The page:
But for people like schoolmaster Mohan Srivastava and Father Bomfuller, who are still constantly watching the Kamiyas and Seokias, the law is still supremely puissant. Srivastava’s goal is to build a case for abolishing the ‘bonded labour’ system legally and on behalf of the committee of the Central government, he is making a survey of district Palamu and his report is titled ‘Incidence of Bonded Labour.’ He very enthusiastically explains his plan:
The first job is to abolish this system by law. Then we need to make the law workable by the pressure of public opinion . . . Then these freed Kamiyas must have an Association to assure them a living. And, in the case of these women there must be social and economic rehabilitation (86).
Everyone present agrees that if there is a law then there will be conflagration—violent reactions from the Upper castes and Bono realizing this, questions, “You will leave after hearing it all? You won’t help these women? How long will it take to get the law passed?” To this Bomfuller answers, “This condition is the result of many years, Bono. Does the sin of long years go in a day?” (87)
Bono, after leaving Seora and travelling with the mission experiences the situation first hand, “I didn’t know how large our Kamiya society [is] . . . how can I tell how many Kamiyas there are in Chiroa, Chatakpur, Ramkanda, Daho, Palda, Chandoa, Banari?” (72). He is aware of the presence of Kamiyas in other states of the union as well; thus doesn’t feel alone, as the Kamiya society is a humongous. Bono now convinced that except him nobody else is really concerned about the issue, asks Prasadji, “Who will light the fire, Prasadji? There is no one to light the fire. If there was, would the Kamiya society be so large in Palamu?” (88). Finding no cessation to Tribals’ miseries by peaceful methods, he ultimately decides to become a member of the militant Palamu Bhumidas Freedom Party.
Bono perceives that his efforts as an activist with Bomfuller were futile as their report has reached Delhi but unfortunately it is now imprisoned in a file. Justifying the Tribals’ arm struggle Mahasweta Devi in ‘The author in conversation’ believes that “The fight of the Naxalites in Palamu, as in the entire states of Bihar and Andhra [Pradesh], for minimum wages for forest workers, plantation workers, agricultural workers, is of course only solution to the bonded labour problem” (xix).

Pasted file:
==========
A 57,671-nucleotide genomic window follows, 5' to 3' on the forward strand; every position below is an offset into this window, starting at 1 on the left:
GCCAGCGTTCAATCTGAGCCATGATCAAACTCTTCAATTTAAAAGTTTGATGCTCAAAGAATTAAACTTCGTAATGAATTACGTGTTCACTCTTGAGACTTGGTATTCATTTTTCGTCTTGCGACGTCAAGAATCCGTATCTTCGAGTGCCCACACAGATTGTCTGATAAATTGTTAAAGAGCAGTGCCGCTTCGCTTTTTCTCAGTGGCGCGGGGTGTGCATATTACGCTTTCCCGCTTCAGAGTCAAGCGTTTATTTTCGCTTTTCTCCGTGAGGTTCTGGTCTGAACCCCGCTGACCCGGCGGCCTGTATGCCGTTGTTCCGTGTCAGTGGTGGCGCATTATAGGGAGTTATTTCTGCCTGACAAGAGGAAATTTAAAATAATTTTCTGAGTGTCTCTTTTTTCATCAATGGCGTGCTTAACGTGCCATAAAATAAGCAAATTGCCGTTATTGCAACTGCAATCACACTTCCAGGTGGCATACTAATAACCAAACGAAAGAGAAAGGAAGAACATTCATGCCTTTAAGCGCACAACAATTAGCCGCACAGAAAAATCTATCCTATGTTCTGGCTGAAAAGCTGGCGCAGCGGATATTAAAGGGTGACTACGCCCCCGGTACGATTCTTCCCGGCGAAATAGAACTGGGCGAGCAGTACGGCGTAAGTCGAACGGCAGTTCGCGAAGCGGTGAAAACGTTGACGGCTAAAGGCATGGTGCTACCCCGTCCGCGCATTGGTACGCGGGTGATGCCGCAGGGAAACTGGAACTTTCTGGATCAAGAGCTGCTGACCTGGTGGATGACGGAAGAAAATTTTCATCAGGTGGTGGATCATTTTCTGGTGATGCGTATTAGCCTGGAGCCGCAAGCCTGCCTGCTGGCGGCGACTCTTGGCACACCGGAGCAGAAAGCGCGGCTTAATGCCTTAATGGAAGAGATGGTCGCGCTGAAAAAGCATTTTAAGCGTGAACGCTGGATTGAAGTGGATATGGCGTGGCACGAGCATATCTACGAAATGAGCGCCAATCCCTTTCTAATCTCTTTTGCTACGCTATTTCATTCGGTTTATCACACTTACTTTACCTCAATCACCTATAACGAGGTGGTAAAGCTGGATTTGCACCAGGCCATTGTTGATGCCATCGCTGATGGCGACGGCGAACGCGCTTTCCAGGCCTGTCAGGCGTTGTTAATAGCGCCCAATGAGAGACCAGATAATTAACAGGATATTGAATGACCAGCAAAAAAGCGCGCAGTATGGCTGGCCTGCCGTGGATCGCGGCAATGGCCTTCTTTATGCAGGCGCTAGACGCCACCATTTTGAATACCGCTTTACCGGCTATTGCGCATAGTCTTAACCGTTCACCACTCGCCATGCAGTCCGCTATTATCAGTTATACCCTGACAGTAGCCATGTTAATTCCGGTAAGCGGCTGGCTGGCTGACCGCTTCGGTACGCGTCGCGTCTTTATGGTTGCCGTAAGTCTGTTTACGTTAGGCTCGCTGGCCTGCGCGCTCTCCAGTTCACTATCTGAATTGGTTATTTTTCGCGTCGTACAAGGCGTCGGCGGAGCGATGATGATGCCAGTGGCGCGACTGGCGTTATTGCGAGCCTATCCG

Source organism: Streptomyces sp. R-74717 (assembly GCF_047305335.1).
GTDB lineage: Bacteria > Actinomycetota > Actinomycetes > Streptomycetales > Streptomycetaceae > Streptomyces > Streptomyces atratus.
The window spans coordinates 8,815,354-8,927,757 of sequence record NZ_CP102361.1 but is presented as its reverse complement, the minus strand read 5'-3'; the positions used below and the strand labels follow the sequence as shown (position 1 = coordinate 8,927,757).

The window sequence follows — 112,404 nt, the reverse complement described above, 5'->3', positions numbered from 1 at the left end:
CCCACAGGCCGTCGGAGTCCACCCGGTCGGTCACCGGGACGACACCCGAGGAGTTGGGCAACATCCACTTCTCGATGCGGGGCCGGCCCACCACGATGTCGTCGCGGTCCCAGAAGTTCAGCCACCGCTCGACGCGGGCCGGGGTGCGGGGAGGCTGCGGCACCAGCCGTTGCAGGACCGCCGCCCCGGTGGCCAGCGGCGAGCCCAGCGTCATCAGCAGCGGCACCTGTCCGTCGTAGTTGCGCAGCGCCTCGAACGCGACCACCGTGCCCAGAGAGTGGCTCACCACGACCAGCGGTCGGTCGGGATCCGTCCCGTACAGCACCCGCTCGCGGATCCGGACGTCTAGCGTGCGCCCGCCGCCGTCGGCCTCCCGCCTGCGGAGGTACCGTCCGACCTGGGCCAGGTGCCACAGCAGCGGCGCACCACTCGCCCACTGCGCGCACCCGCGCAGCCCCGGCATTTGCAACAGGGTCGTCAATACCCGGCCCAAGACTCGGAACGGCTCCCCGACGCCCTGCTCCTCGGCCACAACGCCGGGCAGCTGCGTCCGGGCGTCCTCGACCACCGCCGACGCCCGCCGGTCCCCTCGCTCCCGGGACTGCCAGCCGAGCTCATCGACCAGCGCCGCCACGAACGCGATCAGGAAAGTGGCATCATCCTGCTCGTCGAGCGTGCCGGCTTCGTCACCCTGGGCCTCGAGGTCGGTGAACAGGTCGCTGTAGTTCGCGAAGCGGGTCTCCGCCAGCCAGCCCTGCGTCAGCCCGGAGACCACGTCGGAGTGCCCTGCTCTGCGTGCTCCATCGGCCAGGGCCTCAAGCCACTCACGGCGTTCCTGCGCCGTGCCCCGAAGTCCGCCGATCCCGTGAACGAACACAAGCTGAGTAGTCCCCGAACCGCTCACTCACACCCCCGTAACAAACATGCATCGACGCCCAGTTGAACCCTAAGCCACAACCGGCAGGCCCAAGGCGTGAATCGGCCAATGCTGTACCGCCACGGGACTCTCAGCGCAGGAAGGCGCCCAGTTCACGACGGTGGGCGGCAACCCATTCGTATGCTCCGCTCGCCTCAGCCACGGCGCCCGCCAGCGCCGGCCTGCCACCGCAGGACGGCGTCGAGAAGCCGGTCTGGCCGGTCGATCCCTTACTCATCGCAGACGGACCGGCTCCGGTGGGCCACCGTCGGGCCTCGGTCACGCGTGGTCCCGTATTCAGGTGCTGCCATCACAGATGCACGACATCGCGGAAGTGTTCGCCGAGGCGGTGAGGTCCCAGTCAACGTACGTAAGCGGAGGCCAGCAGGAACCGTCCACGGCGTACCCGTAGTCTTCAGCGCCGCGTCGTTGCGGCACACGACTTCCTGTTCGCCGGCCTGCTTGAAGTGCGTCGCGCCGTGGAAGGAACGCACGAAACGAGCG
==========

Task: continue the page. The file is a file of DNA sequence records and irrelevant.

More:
While efforts were in progress, poor Douloti was in complete dark. She, due to Brijnath’s greed continued to be grinded in the brothel and her health deteriorated alarmingly as, “Not as a beggar like Somni, not to become a village-prostitute like Jhalo, but destitute in quite another way, Douloti left the whorehouse” (90). While in the hospital at Tohri, she asks the doctor, “I won’t live, isn’t it?” (92). She accepts the undeniable reality that “something is going down, finishing her body. . . Pain is climbing her entire chest, upward, upward,” finally succumbing to the pain, “Douloti lay down. The pain becomes cough, the cough became blood, Douloti closed her eyes” (93).
She died very dramatically, her blood covering the whole of India. Douloti is poor; represents the poor who compose a vast majority of India. Consequently, her death on Independence Day in Independent India is a big blot on our conscientious national fabric. Douloti writes with her blood over the map of India the unsurpassable fact of the continuous exploitation of the Tribals and anticipates its continuity. For her all is not well and beautiful.
To conclude, an obvious question is: why the story is named, ‘Douloti the Bountiful?’ What is so bountiful in her? Is it her ravishing beauty which caught the eye or her vomited blood or the number of clients she entertained? Bono Nagesia is astonished to find that, Douloti having bonded with three hundred rupees in 1962—raised forty thousand rupees over a period of eight years. She was ‘bountiful’ enough to colour the mammoth map of India therefore “Douloti, like a colossal tower signifies the importance of the subaltern while declaring all the while her nonexistence: She is all over India” (Rites of, 93). She demonstrates the ignorant masses that such cases exists all over India—the De-colonized India. Her tragic demise on Independence Day, question the very notion of Independence and the eagle spread over the map of India takes the problem from particular to general. She is a metaphor for the untold plight of the disenfranchised all over the country, and also for the thousands of other Doulotis’ who are languishing in the red light areas; dreaming about freedom, waiting for death. Will they be free or would they perish silently like Douloti, is hard to answer.
Works Cited :